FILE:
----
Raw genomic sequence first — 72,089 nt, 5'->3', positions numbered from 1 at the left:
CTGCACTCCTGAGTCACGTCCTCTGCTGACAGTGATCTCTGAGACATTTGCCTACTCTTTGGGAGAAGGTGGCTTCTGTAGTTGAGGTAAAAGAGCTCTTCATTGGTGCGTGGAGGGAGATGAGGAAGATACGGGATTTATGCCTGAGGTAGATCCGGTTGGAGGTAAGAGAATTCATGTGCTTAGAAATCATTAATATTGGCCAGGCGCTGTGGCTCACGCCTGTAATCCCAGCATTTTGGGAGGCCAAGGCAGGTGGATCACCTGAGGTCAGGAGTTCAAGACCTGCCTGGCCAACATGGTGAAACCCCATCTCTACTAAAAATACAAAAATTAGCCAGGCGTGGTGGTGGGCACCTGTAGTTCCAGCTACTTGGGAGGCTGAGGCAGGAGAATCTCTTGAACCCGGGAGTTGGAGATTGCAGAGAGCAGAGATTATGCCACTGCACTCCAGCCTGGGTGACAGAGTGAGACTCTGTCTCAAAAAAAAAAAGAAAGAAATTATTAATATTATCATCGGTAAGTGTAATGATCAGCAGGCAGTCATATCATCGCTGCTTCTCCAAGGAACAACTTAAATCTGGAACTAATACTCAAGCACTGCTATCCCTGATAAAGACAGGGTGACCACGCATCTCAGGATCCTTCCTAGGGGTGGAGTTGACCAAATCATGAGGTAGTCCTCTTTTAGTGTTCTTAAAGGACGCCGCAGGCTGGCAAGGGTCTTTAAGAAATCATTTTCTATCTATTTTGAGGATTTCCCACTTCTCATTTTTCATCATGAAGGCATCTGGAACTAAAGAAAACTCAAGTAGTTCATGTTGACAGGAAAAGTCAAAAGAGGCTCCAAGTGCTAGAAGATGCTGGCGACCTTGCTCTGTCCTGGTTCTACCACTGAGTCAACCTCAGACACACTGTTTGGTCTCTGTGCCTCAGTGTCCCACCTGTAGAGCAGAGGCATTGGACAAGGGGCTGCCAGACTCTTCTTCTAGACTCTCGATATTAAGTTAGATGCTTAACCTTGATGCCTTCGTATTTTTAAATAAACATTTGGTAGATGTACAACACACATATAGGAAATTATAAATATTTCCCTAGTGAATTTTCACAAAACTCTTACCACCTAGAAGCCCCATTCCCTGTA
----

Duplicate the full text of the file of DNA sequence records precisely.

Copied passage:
Raw genomic sequence first — 72,089 nt, 5'->3', positions numbered from 1 at the left:
CTGCACTCCTGAGTCACGTCCTCTGCTGACAGTGATCTCTGAGACATTTGCCTACTCTTTGGGAGAAGGTGGCTTCTGTAGTTGAGGTAAAAGAGCTCTTCATTGGTGCGTGGAGGGAGATGAGGAAGATACGGGATTTATGCCTGAGGTAGATCCGGTTGGAGGTAAGAGAATTCATGTGCTTAGAAATCATTAATATTGGCCAGGCGCTGTGGCTCACGCCTGTAATCCCAGCATTTTGGGAGGCCAAGGCAGGTGGATCACCTGAGGTCAGGAGTTCAAGACCTGCCTGGCCAACATGGTGAAACCCCATCTCTACTAAAAATACAAAAATTAGCCAGGCGTGGTGGTGGGCACCTGTAGTTCCAGCTACTTGGGAGGCTGAGGCAGGAGAATCTCTTGAACCCGGGAGTTGGAGATTGCAGAGAGCAGAGATTATGCCACTGCACTCCAGCCTGGGTGACAGAGTGAGACTCTGTCTCAAAAAAAAAAAGAAAGAAATTATTAATATTATCATCGGTAAGTGTAATGATCAGCAGGCAGTCATATCATCGCTGCTTCTCCAAGGAACAACTTAAATCTGGAACTAATACTCAAGCACTGCTATCCCTGATAAAGACAGGGTGACCACGCATCTCAGGATCCTTCCTAGGGGTGGAGTTGACCAAATCATGAGGTAGTCCTCTTTTAGTGTTCTTAAAGGACGCCGCAGGCTGGCAAGGGTCTTTAAGAAATCATTTTCTATCTATTTTGAGGATTTCCCACTTCTCATTTTTCATCATGAAGGCATCTGGAACTAAAGAAAACTCAAGTAGTTCATGTTGACAGGAAAAGTCAAAAGAGGCTCCAAGTGCTAGAAGATGCTGGCGACCTTGCTCTGTCCTGGTTCTACCACTGAGTCAACCTCAGACACACTGTTTGGTCTCTGTGCCTCAGTGTCCCACCTGTAGAGCAGAGGCATTGGACAAGGGGCTGCCAGACTCTTCTTCTAGACTCTCGATATTAAGTTAGATGCTTAACCTTGATGCCTTCGTATTTTTAAATAAACATTTGGTAGATGTACAACACACATATAGGAAATTATAAATATTTCCCTAGTGAATTTTCACAAAACTCTTACCACCTAGAAGCCCCATTCCCTGTA